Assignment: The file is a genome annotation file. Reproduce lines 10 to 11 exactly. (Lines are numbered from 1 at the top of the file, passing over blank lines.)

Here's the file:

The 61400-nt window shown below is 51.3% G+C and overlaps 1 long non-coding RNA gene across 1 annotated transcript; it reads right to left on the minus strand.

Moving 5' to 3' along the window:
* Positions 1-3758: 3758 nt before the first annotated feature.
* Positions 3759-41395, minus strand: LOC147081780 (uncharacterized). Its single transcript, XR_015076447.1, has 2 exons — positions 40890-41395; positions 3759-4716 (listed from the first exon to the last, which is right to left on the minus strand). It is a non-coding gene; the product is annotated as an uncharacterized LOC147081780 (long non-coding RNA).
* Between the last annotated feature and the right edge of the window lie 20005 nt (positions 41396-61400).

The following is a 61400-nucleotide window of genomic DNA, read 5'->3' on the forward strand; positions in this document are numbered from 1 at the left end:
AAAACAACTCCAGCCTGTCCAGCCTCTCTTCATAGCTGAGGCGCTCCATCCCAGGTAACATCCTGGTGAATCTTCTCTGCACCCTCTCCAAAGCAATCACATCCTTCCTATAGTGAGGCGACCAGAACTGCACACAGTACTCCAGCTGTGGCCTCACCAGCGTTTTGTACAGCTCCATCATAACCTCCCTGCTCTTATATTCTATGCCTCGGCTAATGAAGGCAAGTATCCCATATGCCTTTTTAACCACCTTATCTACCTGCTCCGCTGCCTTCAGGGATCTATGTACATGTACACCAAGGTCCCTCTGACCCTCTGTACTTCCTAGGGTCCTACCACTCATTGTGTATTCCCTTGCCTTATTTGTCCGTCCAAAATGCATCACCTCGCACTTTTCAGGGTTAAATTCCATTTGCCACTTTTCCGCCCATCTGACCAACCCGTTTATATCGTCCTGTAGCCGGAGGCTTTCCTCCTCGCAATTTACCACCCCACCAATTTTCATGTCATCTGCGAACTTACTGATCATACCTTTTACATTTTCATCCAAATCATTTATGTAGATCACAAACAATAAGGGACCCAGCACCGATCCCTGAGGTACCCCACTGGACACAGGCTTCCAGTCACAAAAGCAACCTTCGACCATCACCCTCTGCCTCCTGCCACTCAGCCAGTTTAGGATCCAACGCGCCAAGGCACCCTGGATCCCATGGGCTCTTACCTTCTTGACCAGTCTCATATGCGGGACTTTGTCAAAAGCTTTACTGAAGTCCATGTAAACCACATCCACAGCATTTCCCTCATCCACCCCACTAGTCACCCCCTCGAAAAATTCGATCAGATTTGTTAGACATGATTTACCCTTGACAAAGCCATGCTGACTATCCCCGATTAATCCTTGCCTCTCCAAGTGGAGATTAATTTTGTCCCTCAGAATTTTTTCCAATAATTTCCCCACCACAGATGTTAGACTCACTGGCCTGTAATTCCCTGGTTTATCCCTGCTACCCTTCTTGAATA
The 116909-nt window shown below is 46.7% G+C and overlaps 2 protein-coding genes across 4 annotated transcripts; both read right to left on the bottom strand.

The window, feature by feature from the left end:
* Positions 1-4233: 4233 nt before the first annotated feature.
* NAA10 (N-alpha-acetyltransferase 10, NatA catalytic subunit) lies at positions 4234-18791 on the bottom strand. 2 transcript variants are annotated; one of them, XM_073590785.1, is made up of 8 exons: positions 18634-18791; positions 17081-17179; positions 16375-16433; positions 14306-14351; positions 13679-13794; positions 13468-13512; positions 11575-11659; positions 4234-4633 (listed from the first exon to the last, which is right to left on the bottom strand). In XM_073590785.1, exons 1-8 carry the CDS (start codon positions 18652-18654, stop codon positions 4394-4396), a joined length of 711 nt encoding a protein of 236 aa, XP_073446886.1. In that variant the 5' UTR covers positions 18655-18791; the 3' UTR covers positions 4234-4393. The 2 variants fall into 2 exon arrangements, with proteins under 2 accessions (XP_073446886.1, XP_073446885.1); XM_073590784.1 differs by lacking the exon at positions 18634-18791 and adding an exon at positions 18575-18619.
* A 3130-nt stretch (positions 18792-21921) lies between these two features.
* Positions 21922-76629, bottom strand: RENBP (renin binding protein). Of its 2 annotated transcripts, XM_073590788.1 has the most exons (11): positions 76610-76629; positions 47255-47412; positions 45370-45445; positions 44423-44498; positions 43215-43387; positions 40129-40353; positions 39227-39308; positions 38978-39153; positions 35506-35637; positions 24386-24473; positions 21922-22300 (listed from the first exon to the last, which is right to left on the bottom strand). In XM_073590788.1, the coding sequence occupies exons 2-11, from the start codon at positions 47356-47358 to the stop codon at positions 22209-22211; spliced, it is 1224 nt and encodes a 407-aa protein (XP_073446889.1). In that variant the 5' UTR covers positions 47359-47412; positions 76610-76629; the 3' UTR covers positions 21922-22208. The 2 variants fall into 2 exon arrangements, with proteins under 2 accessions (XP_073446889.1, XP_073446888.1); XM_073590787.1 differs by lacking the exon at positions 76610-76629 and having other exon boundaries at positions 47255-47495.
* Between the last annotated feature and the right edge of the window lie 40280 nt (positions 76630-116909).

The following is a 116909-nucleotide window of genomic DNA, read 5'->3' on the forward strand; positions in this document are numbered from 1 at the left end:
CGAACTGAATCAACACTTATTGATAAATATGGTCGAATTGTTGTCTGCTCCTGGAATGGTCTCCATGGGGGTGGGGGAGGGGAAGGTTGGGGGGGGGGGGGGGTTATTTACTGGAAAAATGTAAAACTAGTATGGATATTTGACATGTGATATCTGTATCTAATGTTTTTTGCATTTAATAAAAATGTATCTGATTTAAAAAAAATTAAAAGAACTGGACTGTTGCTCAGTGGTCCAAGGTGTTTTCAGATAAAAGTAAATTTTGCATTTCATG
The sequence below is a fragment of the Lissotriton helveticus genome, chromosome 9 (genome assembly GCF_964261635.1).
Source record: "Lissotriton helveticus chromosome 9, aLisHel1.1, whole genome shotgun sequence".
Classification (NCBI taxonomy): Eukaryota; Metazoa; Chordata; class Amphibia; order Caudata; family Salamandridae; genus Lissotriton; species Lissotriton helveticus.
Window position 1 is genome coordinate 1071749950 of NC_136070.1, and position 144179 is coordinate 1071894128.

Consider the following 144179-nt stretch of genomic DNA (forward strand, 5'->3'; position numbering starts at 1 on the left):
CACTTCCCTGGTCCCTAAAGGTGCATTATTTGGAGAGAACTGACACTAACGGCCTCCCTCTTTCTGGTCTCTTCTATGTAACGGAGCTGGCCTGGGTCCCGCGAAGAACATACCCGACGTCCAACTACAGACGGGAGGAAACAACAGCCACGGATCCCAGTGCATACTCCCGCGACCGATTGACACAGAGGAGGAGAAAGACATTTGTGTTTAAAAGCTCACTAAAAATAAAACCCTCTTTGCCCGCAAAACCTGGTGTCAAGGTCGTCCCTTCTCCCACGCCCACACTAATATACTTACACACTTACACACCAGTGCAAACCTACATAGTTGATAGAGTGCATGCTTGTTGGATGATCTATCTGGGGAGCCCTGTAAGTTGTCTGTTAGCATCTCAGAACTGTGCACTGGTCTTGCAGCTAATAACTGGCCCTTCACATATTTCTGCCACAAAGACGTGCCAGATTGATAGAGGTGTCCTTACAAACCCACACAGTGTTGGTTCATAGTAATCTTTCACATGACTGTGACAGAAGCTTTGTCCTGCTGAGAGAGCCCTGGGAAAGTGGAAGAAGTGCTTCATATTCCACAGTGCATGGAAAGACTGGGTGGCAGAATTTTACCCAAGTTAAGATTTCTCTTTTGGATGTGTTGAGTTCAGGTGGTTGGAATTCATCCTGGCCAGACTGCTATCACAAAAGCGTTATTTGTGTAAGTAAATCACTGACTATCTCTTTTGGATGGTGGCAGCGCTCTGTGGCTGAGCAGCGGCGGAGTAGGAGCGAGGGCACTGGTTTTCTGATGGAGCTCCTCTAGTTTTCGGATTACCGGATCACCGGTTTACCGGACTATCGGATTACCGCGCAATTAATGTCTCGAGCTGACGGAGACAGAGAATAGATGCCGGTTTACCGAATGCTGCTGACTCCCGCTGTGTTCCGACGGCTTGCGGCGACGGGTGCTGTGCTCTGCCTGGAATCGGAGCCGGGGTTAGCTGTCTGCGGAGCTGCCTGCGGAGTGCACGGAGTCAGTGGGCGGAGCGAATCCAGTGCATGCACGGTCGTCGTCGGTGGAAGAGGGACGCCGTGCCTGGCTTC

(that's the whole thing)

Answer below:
* Positions 1-4233: 4233 nt before the first annotated feature.
* NAA10 (N-alpha-acetyltransferase 10, NatA catalytic subunit) lies at positions 4234-18791 on the bottom strand. 2 transcript variants are annotated; one of them, XM_073590785.1, is made up of 8 exons: positions 18634-18791; positions 17081-17179; positions 16375-16433; positions 14306-14351; positions 13679-13794; positions 13468-13512; positions 11575-11659; positions 4234-4633 (listed from the first exon to the last, which is right to left on the bottom strand). In XM_073590785.1, exons 1-8 carry the CDS (start codon positions 18652-18654, stop codon positions 4394-4396), a joined length of 711 nt encoding a protein of 236 aa, XP_073446886.1. In that variant the 5' UTR covers positions 18655-18791; the 3' UTR covers positions 4234-4393. The 2 variants fall into 2 exon arrangements, with proteins under 2 accessions (XP_073446886.1, XP_073446885.1); XM_073590784.1 differs by lacking the exon at positions 18634-18791 and adding an exon at positions 18575-18619.